At Alecto we welcome the news that the Department of Home Affairs have acknowledged the need for more GPs within Australia. New regulations mean priority processing of visas and travel exemptions for GPs and other doctors.
“This is an unprecedented move because its been more than ten years since any Federal Government policies have prioritised GPs ahead of any other profession,”says Martina Stanley, Director. “In fact, every other policy initiative in the last 3 years has been designed to keep GPs out – regardless of community need.
This news has come as a relief to many GPs who were planning to move to Australia at the start of the year. We have already been seeing the travel exemptions being granted quite quickly and spurring the approval of visas for those who were waiting.
At the start of September, the new Priority Migration Skilled Occupation List (PMSOL) has been announced. The PMSOL is designed to designed to “fill critical skills needs that support Australia’s economic recovery from COVID-19 based on expert advice from the National Skills Commission and consultation with Commonwealth departments”. This list comprises of 17 occupations which will receive priority processing for their visas and travel exemptions to enter the company.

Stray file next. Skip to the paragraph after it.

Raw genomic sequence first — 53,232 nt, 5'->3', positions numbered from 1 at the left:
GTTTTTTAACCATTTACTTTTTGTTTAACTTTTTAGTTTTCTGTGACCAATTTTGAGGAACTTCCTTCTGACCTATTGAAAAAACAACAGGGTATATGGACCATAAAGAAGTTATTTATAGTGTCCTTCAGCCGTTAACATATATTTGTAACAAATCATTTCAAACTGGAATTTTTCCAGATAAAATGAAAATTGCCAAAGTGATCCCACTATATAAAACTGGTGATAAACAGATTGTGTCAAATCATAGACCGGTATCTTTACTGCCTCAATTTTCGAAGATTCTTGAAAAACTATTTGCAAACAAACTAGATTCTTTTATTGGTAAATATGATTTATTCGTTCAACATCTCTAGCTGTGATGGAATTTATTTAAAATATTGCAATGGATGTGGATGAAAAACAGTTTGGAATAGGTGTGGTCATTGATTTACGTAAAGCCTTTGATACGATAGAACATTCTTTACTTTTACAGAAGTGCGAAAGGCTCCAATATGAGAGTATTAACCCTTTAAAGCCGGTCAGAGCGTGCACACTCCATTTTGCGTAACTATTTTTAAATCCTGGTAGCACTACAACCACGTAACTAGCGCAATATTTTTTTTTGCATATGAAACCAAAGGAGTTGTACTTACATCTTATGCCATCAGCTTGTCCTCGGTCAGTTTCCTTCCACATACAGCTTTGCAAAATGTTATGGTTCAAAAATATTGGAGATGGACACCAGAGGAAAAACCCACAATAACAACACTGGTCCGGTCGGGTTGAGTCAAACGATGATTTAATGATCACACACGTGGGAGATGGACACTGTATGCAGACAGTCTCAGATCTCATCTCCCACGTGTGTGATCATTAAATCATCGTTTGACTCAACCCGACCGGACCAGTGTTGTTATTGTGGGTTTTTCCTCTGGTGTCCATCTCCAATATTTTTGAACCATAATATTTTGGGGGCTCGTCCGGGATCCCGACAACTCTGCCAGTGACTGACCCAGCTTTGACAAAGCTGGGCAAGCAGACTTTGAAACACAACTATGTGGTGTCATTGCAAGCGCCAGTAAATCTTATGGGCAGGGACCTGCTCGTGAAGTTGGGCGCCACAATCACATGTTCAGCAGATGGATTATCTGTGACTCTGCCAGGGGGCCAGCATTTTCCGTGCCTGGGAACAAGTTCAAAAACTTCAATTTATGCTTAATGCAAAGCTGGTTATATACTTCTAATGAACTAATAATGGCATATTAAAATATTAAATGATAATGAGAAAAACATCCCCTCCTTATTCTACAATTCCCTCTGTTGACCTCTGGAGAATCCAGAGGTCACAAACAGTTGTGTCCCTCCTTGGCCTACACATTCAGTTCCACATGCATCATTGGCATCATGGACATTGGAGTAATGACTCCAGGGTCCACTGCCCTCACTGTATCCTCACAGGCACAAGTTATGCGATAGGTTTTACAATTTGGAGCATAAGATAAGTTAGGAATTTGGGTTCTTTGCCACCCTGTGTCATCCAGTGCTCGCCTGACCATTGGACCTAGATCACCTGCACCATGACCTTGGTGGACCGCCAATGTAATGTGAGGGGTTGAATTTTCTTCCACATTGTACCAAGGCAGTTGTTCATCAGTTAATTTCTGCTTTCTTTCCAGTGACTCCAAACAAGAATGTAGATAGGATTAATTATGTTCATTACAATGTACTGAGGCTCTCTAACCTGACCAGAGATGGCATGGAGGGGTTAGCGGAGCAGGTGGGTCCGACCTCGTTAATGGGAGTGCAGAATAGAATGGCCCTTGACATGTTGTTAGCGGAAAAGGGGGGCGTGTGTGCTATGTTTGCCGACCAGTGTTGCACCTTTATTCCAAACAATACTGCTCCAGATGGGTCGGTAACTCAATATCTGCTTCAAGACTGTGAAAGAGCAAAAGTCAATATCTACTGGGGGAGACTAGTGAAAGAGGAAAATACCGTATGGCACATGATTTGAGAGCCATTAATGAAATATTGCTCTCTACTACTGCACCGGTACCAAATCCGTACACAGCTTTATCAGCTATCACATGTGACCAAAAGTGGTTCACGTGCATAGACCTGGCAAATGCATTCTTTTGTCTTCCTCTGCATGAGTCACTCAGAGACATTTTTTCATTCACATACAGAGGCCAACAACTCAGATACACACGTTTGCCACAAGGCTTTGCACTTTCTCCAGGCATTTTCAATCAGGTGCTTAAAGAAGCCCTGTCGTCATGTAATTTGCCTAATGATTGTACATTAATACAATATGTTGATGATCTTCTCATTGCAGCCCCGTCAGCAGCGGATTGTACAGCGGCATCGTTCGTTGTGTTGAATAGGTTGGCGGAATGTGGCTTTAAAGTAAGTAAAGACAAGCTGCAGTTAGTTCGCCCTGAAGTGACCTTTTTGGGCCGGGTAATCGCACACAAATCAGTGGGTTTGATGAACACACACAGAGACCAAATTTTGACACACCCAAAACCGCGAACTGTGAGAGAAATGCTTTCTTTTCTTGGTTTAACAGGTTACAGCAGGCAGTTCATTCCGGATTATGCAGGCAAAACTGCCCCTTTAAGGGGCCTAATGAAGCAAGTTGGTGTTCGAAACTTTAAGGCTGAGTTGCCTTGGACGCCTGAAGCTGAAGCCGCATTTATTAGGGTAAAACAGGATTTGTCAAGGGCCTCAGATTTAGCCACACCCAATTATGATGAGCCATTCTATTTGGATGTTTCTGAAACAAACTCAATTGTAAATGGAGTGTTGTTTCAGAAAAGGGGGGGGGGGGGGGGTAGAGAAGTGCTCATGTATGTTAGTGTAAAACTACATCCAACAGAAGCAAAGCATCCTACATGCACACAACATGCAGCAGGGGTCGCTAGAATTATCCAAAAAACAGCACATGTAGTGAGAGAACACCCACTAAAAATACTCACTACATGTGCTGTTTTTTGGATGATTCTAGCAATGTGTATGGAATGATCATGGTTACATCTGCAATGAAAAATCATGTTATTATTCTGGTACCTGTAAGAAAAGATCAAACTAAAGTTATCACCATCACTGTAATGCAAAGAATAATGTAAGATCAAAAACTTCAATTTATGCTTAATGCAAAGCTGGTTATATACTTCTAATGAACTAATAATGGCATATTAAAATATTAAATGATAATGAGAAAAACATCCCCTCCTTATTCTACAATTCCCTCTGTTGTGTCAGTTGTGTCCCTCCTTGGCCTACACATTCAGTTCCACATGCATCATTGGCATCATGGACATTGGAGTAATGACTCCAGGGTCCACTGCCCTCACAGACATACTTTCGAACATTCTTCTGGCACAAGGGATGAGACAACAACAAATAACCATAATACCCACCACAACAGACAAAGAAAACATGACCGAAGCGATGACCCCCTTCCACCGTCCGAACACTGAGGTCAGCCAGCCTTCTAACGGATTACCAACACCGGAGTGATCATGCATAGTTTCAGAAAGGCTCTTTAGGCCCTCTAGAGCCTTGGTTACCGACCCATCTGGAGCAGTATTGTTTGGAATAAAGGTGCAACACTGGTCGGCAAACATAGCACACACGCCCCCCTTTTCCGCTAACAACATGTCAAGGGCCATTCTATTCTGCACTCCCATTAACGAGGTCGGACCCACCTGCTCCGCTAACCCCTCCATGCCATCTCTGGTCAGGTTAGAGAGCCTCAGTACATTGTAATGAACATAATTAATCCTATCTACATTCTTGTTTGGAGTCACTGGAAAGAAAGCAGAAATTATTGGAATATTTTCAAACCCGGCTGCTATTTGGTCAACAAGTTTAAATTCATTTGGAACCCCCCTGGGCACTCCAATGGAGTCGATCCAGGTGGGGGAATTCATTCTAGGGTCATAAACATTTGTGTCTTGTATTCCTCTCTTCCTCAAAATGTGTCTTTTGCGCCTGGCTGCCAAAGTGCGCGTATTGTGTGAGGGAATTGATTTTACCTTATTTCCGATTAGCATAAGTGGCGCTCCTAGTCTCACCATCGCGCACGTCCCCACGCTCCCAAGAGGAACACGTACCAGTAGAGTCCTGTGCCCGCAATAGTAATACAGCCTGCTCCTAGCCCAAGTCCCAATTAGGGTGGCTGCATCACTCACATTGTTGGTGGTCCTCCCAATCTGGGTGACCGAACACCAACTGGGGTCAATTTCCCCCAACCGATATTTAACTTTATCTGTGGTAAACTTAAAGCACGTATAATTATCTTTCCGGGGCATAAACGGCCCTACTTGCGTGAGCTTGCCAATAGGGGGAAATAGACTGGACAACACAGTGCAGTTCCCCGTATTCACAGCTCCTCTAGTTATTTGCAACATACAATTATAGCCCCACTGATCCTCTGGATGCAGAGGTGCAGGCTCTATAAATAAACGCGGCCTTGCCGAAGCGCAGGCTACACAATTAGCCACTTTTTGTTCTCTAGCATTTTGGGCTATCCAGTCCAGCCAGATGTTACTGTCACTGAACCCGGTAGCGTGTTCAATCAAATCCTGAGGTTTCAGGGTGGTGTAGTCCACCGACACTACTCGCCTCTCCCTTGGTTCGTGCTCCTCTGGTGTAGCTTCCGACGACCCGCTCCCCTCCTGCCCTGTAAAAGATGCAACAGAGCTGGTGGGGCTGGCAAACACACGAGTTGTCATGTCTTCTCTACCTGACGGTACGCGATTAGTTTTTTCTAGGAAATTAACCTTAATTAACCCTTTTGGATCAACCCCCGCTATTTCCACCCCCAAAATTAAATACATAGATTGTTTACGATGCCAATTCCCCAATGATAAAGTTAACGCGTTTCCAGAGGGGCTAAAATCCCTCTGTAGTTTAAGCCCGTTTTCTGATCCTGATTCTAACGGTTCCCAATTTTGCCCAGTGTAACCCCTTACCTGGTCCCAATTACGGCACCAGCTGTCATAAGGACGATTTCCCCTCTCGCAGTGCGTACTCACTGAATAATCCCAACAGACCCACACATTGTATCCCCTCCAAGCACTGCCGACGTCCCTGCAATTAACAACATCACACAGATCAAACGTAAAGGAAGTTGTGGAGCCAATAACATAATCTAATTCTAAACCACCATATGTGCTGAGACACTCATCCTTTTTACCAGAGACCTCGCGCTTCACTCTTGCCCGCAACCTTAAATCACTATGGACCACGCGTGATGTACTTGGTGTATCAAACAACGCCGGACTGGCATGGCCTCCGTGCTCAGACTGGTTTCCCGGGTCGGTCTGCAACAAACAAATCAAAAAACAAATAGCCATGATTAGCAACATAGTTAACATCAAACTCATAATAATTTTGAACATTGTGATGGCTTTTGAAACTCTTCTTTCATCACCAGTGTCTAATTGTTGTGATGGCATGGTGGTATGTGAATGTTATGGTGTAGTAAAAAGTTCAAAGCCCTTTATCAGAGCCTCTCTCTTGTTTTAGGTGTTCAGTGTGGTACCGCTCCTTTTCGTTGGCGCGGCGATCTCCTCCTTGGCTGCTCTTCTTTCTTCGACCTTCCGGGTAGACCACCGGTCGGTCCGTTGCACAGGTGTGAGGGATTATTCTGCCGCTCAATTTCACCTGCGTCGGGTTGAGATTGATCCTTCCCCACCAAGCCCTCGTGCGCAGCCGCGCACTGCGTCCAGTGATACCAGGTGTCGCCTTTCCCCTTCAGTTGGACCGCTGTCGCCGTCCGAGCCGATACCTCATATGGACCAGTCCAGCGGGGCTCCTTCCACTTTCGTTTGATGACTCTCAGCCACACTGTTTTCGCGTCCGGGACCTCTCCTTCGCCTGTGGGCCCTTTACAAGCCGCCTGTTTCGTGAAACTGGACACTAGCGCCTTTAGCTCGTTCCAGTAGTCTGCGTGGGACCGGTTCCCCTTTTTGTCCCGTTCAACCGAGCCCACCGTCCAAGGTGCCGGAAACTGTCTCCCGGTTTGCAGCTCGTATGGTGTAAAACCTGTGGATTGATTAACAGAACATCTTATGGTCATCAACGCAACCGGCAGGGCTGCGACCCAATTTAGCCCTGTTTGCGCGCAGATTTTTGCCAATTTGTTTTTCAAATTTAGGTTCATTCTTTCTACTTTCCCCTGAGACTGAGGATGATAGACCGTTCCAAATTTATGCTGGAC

If you have a GP awaiting visa approval, they will need to apply for a travel exemption which when approved, should allow the Department of Home Affairs to process their visa application.
Whilst this news has come as a welcome sign that the Australian Government is recognising the need for GPs in our communities, there still remains some contradicting programs such as the Visas For GPs program.
With the news of the PMSOL, Alecto reached out to the Visas for GPs program to find out whether they would be taking this into consideration when assessing applications. We received the following response: “The Australian Government Visas for GPs Initiative that we administer is aimed at directing the flow of OTDs to areas that need additional primary health services (GPs) mostly in rural, remote and regional Australia”. We have been told our feedback will be forwarded to the team.
The Visas For GPs program was designed as a workforce distribution program, but we also have 3GA programs and section 19AB and 19AA of the Health Insurance Act 1973 for this purpose and they all have differing rules.
We hope that this may be the beginning of change in attitudes towards OTDs by the Australian government and we will no longer have cases where a practice in a rural MMM3 area will be refused a Health Workforce Certificate. However, this change is not likely to happen quickly
We will keep all our clients updated.
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